Sound Transit Signals Little Interest in Changing Plans In Light of Car Tab Furor

‘A promise is a promise.’

Photo courtesy of Sound Transit

The Sound Transit Board of Directors Thursday showed little interest in changing course on how it raises money from car tabs to fund the massive Sound Transit 3 transit expansion. Instead, many board members argued that the primary focus of the agency should be delivering on the Sound Transit 3 project approved by voters last fall, not rewriting the tax plan that was also included in the voter-approved measure.

The board met at Union Station for the first time since car owners in the Sound Transit taxing district began receiving their 2017 car tabs, which features a hefty increase to help pay for the 25-year, $54 billion plan. While ST3 would have caused the tabs to increase in price no matter what, for newer cars the impact has been even greater due an outdated method Sound Transit uses to determine the value of a car. That’s left some driver miffed, and in some ways reopened the debate over the massive transit plan.

Republicans in Olympia and some taxpayer advocates want Sound Transit to scrap that method for a more up-to-date one that hews closer to the Kelley Blue Book value of a car. Yet doing so would cost the agency $6 billion, and few on the board seemed interested in exploring what such a slash to the budget would do to Sound Transit’s ability to deliver on the plan it sold to voters.

“A promise is a promise. It’s a contract,” said Fred Butler, the mayor of Issaquah. Auburn Mayor Nancy Backus, referring to the hard time suburban residents have getting to downtown Seattle, said, “If we don’t do these projects, it will take you five hours to get here in a few years.”

While crafting the ST3 plan, said King County Councilmember Claudia Balducci, “We got 40,000 comments. They said, ‘We want this system built and we want it sooner than later.’”

Several of the board members suggested that the furor over the car tabs isn’t as great as it has been made to seem. Butler said he’s “heard one person in my community expressing concerns.” Balducci added, “I’m not receiving much pressure at all.”

Not to say there weren’t some angry taxpayers at the board meeting. One man accused Sound Transit CEO Peter Rogoff of being as duplicitous as Donald Trump (ouch!). Tim Eyman, ablaze in a garish orange t-shirt that said “$30 Car Tabs,” threw words like “terrorizing,” “immoral,” and “avarice and greed” at the board. He warned the car tab furor would grow louder as more people’s annual renewals came up.

“The current car tab revolt is only going to grow. The current outrage is only going to intensify,” he said.

The board did pass a resolution directing Rogoff to negotiate with lawmakers in Olympia on car tabs, but the language made clear that Sound Transit remained committed to delivering light rail and other projects to Ballard, West Seattle, Everett and Tacoma on time. Kent Keel, mayor pro tem of University Place, noted that the resolution didn’t leave much room for actual negotiation, since it didn’t allow for any fudging on the cost, scope or schedule of the plan. Board chair Dave Sommers suggested, vaguely, that there may be other ways to work out the problem. But in the end, ensuring that Sound Transit doesn’t back off its ambitious plan seemed to be precisely the point.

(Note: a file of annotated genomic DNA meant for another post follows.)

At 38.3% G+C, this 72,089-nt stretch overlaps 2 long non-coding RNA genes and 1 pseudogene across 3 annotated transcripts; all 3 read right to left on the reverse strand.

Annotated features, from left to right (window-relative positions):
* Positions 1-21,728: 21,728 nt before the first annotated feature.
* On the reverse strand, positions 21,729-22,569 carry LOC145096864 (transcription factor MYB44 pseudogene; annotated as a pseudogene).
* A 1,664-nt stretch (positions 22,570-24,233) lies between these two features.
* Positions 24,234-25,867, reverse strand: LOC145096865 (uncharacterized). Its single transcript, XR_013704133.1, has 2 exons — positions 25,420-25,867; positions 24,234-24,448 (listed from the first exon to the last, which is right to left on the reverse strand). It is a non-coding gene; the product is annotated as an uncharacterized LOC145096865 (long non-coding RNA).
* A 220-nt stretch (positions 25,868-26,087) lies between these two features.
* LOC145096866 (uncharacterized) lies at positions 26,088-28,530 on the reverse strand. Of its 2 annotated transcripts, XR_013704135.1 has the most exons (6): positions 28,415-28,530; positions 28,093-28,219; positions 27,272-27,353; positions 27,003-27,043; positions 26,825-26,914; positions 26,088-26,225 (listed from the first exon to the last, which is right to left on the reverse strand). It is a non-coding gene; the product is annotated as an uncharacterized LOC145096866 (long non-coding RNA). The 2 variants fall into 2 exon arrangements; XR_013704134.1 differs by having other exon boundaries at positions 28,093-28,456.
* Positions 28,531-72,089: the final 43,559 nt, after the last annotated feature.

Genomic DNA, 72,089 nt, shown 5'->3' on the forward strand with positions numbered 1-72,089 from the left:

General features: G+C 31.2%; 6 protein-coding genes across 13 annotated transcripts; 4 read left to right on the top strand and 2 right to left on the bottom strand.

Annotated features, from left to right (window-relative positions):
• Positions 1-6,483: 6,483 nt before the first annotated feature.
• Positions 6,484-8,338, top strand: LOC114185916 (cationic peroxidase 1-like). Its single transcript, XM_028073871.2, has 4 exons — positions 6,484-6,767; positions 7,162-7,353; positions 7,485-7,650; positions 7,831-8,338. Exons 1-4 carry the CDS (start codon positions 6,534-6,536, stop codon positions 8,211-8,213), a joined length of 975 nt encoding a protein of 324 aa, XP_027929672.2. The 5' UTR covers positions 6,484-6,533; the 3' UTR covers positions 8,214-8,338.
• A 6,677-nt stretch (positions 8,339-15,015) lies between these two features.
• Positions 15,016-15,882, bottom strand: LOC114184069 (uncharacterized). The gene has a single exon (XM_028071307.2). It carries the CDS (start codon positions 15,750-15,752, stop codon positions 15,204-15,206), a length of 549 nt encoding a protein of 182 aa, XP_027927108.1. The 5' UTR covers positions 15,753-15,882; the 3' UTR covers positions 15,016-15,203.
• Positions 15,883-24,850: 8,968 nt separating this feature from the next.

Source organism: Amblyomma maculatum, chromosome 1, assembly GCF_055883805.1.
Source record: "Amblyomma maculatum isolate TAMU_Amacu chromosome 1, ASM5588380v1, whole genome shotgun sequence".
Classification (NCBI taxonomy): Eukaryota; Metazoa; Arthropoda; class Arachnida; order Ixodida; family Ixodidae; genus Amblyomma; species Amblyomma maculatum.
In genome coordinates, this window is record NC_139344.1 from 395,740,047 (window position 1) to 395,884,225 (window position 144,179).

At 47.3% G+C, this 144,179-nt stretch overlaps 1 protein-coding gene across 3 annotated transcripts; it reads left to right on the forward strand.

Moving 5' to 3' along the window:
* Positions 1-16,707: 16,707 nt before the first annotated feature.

dperson@seattleweekly.com

More in News & Comment

The Seattle Coalition for Affordability, Livability and Equity filed an appeal to the Seattle Hearing Examiner on Monday evening. Photo by Melissa Hellmann
Seattle Coalition Appeals Zoning Changes

The 26-group coalition filed an appeal against proposed upzoning that aims to increase housing affordability.

Jenny Durkan Sworn in as Mayor of Seattle

The city’s first female mayor in over a century began her first shift on a citywide tour.

Police Found Gold Bars and Guns During Massive Marijuana Grow-Op Bust

They searched 10 King County locations during the investigation late last month. Sixty have been arrested so far.

Allan Phillips, the former co-owner of Carleton Avenue Grocery, stands outside of the Georgetown establishment on Wednesday. Photo by Melissa Hellmann
After the City’s Oldest Grocery Store Closes, Customers Look Elsewhere for Food and Community

Georgetown’s Carleton Avenue Grocery closed on October 31, leaving the neighborhood with a deeper dearth of food options.

Photo by Visitor7/Wikimedia
Counties Fed Up With Unfunded Mandates May Sue the State

For example, no money has been provided to install, maintain and clear out required ballot boxes.

A Beloved Eatery Closes, Whole Foods Is Ordered to Open, and a Mother Boycotts an Inquest.

Plus, the latest on the Black Diamond City Council recall attempt.

Homelessness Prevention Program Keeps 3,000 Housed

The initiative, which is funded by the Best Starts for Kids levy, is helping stabilize families at risk of homelessness.

State Representative Paul Graves Wants to Make the Legislature’s Records Public

The Fall City legislator aims to make all legislators subject to public records requests in 2018

Most Read